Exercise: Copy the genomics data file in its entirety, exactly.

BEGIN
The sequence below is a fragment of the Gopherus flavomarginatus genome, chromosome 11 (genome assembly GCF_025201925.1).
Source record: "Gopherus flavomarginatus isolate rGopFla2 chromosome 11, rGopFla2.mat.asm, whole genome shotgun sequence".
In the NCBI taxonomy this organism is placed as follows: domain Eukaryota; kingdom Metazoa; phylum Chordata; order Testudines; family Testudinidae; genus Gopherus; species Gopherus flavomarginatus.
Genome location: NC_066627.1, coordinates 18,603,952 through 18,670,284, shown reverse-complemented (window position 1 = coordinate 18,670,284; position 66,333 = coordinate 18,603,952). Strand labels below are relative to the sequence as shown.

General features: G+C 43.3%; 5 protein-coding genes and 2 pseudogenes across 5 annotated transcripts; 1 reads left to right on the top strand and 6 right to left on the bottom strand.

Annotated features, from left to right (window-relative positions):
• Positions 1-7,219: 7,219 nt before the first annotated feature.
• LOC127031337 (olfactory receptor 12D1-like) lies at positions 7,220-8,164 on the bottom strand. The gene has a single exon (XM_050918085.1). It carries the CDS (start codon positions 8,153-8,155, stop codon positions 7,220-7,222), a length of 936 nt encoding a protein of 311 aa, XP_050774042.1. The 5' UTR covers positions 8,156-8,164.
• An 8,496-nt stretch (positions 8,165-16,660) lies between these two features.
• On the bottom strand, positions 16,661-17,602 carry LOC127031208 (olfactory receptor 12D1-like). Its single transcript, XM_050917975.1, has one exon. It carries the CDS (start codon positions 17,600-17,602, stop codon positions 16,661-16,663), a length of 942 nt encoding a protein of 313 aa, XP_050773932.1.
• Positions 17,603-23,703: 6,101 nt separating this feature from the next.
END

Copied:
The sequence below is a fragment of the Gopherus flavomarginatus genome, chromosome 11 (genome assembly GCF_025201925.1).
Source record: "Gopherus flavomarginatus isolate rGopFla2 chromosome 11, rGopFla2.mat.asm, whole genome shotgun sequence".
In the NCBI taxonomy this organism is placed as follows: domain Eukaryota; kingdom Metazoa; phylum Chordata; order Testudines; family Testudinidae; genus Gopherus; species Gopherus flavomarginatus.
Genome location: NC_066627.1, coordinates 18,603,952 through 18,670,284, shown reverse-complemented (window position 1 = coordinate 18,670,284; position 66,333 = coordinate 18,603,952). Strand labels below are relative to the sequence as shown.

General features: G+C 43.3%; 5 protein-coding genes and 2 pseudogenes across 5 annotated transcripts; 1 reads left to right on the top strand and 6 right to left on the bottom strand.

Annotated features, from left to right (window-relative positions):
• Positions 1-7,219: 7,219 nt before the first annotated feature.
• LOC127031337 (olfactory receptor 12D1-like) lies at positions 7,220-8,164 on the bottom strand. The gene has a single exon (XM_050918085.1). It carries the CDS (start codon positions 8,153-8,155, stop codon positions 7,220-7,222), a length of 936 nt encoding a protein of 311 aa, XP_050774042.1. The 5' UTR covers positions 8,156-8,164.
• An 8,496-nt stretch (positions 8,165-16,660) lies between these two features.
• On the bottom strand, positions 16,661-17,602 carry LOC127031208 (olfactory receptor 12D1-like). Its single transcript, XM_050917975.1, has one exon. It carries the CDS (start codon positions 17,600-17,602, stop codon positions 16,661-16,663), a length of 942 nt encoding a protein of 313 aa, XP_050773932.1.
• Positions 17,603-23,703: 6,101 nt separating this feature from the next.